Again, if I refer to other climes, you see how far the press goes to keep people on their toes in terms of budgetary applications. For some years now, they have been publishing the monthly allocations right down to local governments. Which media organisation has taken it upon itself, which civil society organisation has actually sat down to say, 'this is the total you have been getting from the public treasury, show us what you did with it'?

Budgets in Nigeria have been traditionally cast in monetary terms. They announce that they are going to spend N100 million on education. It is our duty to take them on and say, 'this N100 million, what does it translate to in practical terms?' Don't tell us how much you will spend on education, tell us how many classrooms you will build. How many desks you will construct, how many teachers you will employ so that at the end of the year we can go and check, because if you say you are going to spend N100 million, you can spend the amount easily for no value. At the end of the day, it is not sufficient for the press and the civil society groups to keep bemoaning what they perceive as ugly situations. There should be monitoring on their part.

In Lagos, we have taken the lead. When I was in the private sector, we had a saying that if you want to be successful in business in Nigeria, you've got to purpose to succeed in spite of the government, not necessarily with the help of the government. You have to build your business to say in spite of what they do or not do, I have to have a plan to succeed. In Lagos government, our approach also is to succeed in spite of the Federal Government, in spite of what they do or not do. And that is why we have tried to build our own model.

Recently, they announced at the federal level that they were going to take budget to the Ministry of National Planning. There is nothing novel about that. We did that 12 years ago in Lagos State when Senator Ahmed Bola Tinubu came into office. We have Ministry of Finance and Ministry of Economic Planning and Budget. It is taking the Federal Government 12 years to make up its mind on the issue. In the interim, a number of states have adopted the same model. In our budgetary practices, we are driving budget impact assessment.

We have introduced, with effect from this year, what we call the 'Citizens Budget', where we reduce the budget to the language the ordinary citizen can understand. In all the key sectors, we will tell you not how much we will spend, not what we will do, but what we will deliver. If, for instance, we tell you we are going to build this five-kilometre road within a given period, after that period, you go and check. You will find it as we told the public. You will see it with your naked eyes. We will keep doing our own bit and hope that by so doing, we will encourage others to follow suit.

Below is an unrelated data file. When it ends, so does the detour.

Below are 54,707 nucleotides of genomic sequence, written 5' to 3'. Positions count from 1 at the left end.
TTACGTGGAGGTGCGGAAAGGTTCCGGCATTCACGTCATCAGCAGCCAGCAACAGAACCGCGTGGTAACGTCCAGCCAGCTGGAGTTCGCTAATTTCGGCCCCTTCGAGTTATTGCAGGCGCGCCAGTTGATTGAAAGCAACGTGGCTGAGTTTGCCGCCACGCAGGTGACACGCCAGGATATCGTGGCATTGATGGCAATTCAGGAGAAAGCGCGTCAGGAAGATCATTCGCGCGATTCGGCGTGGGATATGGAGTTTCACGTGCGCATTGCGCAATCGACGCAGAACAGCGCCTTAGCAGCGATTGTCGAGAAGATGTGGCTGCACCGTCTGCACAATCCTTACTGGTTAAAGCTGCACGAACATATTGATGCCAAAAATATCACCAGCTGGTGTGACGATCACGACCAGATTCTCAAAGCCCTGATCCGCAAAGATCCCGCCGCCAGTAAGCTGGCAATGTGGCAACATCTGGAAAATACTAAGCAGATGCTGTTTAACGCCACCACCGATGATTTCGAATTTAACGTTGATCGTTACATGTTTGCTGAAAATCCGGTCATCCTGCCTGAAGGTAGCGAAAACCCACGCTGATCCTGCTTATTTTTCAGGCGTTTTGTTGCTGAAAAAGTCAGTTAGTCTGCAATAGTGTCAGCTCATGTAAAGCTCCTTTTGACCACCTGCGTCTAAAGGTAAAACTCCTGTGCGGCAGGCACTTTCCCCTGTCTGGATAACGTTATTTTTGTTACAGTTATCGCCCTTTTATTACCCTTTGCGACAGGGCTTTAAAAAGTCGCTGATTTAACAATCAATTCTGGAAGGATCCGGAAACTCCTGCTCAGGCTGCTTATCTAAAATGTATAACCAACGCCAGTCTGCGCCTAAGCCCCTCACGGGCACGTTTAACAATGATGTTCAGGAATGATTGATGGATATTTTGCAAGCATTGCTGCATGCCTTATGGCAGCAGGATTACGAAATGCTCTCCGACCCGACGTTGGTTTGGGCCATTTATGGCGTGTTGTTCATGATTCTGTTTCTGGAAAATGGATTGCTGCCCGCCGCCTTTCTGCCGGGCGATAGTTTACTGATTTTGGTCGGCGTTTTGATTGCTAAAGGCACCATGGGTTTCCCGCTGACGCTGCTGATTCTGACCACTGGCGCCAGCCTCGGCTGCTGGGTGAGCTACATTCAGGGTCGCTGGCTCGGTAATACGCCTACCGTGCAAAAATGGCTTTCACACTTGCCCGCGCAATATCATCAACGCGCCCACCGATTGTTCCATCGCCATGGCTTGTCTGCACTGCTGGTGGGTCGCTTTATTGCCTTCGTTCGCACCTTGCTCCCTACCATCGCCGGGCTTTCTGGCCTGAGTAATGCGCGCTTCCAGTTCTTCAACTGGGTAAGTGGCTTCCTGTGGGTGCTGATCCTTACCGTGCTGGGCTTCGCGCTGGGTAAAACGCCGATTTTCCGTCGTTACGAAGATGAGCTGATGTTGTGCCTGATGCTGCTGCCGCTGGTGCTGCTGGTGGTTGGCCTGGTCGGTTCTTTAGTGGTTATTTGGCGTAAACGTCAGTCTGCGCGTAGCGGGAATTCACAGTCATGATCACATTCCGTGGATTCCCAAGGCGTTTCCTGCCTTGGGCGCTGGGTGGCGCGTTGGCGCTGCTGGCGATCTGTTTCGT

In pragmatic terms, how can we address the issue of human capital development, given the state of our education sector?

First of all, we need to consciously create jobs. We have to make that a fulcrum of our economic policy or whatever we are doing, At the end of the day, that's what matters. In the USA, they are not impressed by economic data, GDP is growing at whatever rate. Every month, the question is: what is the job data?

That is what the American people are interested in. All those fancy statistics, the bottom line is: what is the job data? And they keep their focus on it.

Then, you will not have the kind of jobless growth that we have in Nigeria. You can't be celebrating 7.8 percent growth and no jobs are being created. When you provide that environment for creating jobs, then, the next thing that you need to do is to try to march your education system with the job market. Create a flexible system that is tied to the job market.

Employers of labour should know that it is in their own enlightened self-interest to invest in the educational system, to produce the right manpower that they want. Otherwise, at the end of the day, it is either we will be stuck with inadequate manpower or you will have to go outside to engage more expensive manpower. The private sector needs to do more rather than just criticise the declining education system. The government has proven that it can't do this thing by itself. The private sector needs to provide support, endow professorial seats, and create scholarship programmes.